Want my digital health data? Convince me.

Author: Mona Sobhani, PhD

On the spectrum of personal data privacy, you’ll find me nestled far closer to the side of “none of my data is anyone’s damned business”.  Maybe I’ve been radicalized, having read one too many articles on the nefarious uses of personal data by governments and corporations.  Indeed, one look at my Netflix list would reveal my paranoid leanings.  Maybe I’m too skeptical, but news stories like the recent Facebook-Cambridge Analytica scandal don’t do much to relieve my concerns. 

So when I think about the topic of digital health, which aims to use emerging digital technologies and advanced analytic methods to forge progress on healthcare, I can’t help but react defensively. I find myself wondering why it’s not enough that you have my location, social, and purchasing personal information.  Now you want my health information, too?

But digital health needs our data and I was reminded why after attending a meeting last week.  The ultimate promise of digital health, as I see it, is to help solve personalized health.  What I mean by solving personalized health is that we want to move from a “sick care” system to a “health care” system where health problems are identified and treated early, or even prevented, on a personalized basis. The “X” factor needed to do that with unprecedented and exceptional efficiency is to have a lot of data from humans in various states of health on which to train algorithms.  Without that, digital health solutions may make healthcare more efficient by, say, improving communication between stakeholders and making it easier to give/get a prescription – but it won’t solve health.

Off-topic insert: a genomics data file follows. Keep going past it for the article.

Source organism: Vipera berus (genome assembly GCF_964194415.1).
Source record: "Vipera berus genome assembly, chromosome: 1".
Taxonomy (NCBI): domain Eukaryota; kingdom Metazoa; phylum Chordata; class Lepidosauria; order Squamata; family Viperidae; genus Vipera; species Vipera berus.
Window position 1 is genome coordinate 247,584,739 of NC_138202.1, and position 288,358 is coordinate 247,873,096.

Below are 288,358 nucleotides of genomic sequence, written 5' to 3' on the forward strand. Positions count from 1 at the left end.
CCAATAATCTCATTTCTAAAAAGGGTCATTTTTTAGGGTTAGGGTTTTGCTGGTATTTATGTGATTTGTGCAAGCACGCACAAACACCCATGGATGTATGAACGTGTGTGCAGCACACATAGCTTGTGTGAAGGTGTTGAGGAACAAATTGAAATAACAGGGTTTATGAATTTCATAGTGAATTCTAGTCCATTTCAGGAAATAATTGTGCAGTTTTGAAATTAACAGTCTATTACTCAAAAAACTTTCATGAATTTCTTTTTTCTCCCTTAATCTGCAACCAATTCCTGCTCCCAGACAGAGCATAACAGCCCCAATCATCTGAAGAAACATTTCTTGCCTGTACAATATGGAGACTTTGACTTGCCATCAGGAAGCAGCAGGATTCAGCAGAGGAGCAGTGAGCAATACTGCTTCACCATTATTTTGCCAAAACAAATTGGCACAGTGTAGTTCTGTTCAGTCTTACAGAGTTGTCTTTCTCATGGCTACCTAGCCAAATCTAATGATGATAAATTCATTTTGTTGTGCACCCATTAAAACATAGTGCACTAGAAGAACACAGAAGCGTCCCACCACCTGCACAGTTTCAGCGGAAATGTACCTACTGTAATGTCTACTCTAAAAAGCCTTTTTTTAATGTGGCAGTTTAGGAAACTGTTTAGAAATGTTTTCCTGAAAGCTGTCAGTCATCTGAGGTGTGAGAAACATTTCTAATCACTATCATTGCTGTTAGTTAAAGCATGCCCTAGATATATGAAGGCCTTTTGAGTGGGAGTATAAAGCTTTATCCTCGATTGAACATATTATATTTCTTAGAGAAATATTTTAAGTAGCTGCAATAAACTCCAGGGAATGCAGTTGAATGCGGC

However, that idea does not make it any safer to provide personal data.  The risks of cyber breach are still very real, and the average patient may not fully understand what those risks are.  To help patients make more informed decisions, it should be the responsibility of digital health solution providers to provide examples of risks, as well as explanations of how they intend to mitigate risks.

Realistically, it may take a long time to get to the point where the combination of the digital health wearable sensors and apps I’m using will be able to detect things like reduced immune functioning.  Take genomics as an example.  We have decoded the human genome, but we are not close to having every gene-to-gene-environment interaction mapped out, because research and development take time. This should be communicated to patients so they do not feel duped.

It should be the responsibility of digital health stakeholders to convince me to provide my data by using their product.  They can do that by properly communicating the issue of why they need my data, what are the possible harmful outcomes, and why it may take a while to see results. This way,  every patient will not feel as though digital health is another ruse for private companies to acquire my personal data for their personal profit.  And digital health can march forward to its goal of solving health.